Should I install wet or dry underfloor heating?

Underfloor heating – the answer for comfort and savings?

Underfloor heating can be a great way to heat your home – it looks good, it saves space, it is usually cheaper to run and it means no ugly radiators! One decision you need to make however is whether to go for a wet or dry system. In other words, do you want an electric underfloor heating system or one with plumbing and pipes?

There isn’t a one-size-fits-all answer. So lets take you through some of the pros and cons of each type of heating:

Wet systems – Pros

    • Extremely efficient to run and works at low temperatures.
    • Ideal for use alongside heat pumps to get amazing efficiency.

Wet systems – Cons

    • Initial costs are very high
    • The savings in comparison to radiators do not make it cost effective.
    • Pipes are difficult to reach if there are any issues.

Electric systems – Pros

    • Relatively inexpensive to install
    • No pipework – easy installation.
    • Easily installed on upper floors

Electric Systems – Cons

    • Very expensive to run
    • Placement of furniture and heavy items needs to be done carefully.

So as you can see there are pros and cons for each underfloor heating method and it is often not just a simple choice.

Cost of underfloor heating

This will depend a little on things like the type of floor you have – solid or suspended, but it is safe to say that a wet system is far more expensive. We generally see quotes at or about £100 per square metre to install a wet underfloor system. That can really add up over say a 50 square metre property!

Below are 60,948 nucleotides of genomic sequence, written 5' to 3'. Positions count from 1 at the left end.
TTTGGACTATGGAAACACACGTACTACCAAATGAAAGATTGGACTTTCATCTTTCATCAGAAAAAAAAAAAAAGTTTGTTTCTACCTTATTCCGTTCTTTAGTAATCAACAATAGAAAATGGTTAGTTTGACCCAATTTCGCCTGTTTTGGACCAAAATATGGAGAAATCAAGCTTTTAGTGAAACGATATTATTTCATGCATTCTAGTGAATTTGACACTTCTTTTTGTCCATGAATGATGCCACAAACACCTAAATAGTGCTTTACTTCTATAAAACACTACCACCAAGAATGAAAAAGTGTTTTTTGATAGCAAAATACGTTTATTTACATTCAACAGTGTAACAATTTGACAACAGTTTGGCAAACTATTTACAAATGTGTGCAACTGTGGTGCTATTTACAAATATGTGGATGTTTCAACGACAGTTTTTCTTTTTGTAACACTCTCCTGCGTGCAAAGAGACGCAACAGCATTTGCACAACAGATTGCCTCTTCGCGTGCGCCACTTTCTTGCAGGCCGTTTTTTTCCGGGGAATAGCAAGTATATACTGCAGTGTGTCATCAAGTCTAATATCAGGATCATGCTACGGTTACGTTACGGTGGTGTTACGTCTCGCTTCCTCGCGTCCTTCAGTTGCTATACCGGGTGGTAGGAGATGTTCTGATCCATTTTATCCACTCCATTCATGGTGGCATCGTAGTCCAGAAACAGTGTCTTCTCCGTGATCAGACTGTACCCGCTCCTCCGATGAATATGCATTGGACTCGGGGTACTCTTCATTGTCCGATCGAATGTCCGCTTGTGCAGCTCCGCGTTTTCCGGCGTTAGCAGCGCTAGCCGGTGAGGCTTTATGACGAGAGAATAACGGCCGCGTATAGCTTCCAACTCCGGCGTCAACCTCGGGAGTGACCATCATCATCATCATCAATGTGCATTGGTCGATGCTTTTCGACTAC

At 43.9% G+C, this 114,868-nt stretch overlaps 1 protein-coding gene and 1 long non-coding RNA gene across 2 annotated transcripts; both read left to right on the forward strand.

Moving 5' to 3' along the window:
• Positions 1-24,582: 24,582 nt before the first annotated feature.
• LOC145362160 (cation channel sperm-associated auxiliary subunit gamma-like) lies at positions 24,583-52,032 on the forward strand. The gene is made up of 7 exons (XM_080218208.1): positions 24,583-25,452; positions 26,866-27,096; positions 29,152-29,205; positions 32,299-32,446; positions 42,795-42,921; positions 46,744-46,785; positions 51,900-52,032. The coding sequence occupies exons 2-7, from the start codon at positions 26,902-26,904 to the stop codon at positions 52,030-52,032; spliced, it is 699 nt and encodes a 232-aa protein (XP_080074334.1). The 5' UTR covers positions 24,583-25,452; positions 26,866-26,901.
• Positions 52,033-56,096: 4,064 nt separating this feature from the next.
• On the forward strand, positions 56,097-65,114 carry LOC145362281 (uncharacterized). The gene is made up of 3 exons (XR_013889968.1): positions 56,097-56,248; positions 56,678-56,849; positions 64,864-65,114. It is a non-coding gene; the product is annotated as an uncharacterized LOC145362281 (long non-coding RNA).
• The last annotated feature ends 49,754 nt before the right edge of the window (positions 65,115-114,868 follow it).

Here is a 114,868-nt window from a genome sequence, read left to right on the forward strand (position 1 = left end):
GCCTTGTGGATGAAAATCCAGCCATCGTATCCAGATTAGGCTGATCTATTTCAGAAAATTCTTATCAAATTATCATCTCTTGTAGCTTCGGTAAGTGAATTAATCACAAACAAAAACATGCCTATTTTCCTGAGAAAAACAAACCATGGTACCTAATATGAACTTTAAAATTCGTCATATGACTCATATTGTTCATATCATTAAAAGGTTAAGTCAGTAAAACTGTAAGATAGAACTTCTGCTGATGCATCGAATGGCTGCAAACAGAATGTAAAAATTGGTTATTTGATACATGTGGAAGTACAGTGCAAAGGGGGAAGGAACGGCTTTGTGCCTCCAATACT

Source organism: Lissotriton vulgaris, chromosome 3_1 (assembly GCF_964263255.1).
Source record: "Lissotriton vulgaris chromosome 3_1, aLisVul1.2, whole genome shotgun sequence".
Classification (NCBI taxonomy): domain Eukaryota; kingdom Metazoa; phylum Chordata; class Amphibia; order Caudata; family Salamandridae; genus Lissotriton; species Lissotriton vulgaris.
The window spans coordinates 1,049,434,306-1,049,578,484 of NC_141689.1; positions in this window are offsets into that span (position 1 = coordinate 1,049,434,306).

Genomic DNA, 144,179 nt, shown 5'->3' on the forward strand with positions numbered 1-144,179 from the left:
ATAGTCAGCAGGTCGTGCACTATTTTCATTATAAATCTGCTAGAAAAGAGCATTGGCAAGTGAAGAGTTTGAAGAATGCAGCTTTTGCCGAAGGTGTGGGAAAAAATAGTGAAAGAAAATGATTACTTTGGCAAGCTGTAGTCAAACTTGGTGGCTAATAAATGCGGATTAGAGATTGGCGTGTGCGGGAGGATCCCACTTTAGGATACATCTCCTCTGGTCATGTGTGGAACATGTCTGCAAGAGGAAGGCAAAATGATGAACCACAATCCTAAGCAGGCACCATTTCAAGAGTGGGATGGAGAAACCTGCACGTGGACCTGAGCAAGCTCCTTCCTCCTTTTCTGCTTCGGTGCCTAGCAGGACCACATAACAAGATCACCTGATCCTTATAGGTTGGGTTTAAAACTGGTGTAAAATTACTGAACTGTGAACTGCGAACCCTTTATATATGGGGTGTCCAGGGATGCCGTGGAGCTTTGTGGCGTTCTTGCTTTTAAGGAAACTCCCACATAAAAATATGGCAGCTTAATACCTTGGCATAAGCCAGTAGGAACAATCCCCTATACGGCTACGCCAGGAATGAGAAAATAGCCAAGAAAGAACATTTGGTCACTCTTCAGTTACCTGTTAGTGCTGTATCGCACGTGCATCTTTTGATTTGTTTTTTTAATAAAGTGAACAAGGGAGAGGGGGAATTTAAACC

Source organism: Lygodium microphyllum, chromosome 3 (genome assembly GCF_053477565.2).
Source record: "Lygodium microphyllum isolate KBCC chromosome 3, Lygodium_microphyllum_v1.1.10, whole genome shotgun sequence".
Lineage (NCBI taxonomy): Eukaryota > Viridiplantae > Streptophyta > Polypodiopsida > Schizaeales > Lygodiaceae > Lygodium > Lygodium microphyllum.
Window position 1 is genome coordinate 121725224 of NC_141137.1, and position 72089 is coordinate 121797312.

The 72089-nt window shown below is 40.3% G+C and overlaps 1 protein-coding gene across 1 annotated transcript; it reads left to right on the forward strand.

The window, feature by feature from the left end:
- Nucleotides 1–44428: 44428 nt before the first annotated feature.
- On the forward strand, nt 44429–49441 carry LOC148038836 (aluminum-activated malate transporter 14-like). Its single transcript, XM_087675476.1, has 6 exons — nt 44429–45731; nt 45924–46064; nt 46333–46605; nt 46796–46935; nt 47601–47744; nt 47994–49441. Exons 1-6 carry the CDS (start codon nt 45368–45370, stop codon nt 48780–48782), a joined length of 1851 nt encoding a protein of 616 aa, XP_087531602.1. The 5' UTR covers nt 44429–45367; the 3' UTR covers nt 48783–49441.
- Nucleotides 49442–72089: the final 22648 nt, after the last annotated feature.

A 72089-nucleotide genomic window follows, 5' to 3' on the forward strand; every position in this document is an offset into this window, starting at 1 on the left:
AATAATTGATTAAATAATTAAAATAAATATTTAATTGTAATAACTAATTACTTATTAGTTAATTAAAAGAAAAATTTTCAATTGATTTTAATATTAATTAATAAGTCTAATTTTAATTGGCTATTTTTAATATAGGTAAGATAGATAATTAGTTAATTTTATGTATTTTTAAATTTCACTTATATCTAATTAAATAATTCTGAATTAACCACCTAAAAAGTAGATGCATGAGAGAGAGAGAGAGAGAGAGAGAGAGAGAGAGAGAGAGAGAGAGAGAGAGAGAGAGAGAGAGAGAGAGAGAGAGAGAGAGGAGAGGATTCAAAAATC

Underfloor_heating_pipes

Underfloor heating before screed is applied.

Electric underfloor heating costs much less, with some systems as cheap as £20 per square metre. So for some it is a very attractive option. Running costs are likely to be much higher however, as the cost of electricity per unit is much higher than gas or a heat pump.

Should you get wet or dry underfloor heating?

This really does depend on your circumstances. If you have cheap electricity, with a solar or wind system, then electric underfloor heating may be competitive as an option. It certainly is cheap to install. If you are on the gas grid or able to go for a heat pump, then wet underfloor heating is a clear winner, especially for long term payback.

Electric heating can still be useful as an additional heating system to keep the bathroom floor warm for example, but it really shouldn’t be used as a main heating system unless you fall into a pretty specific category.

 


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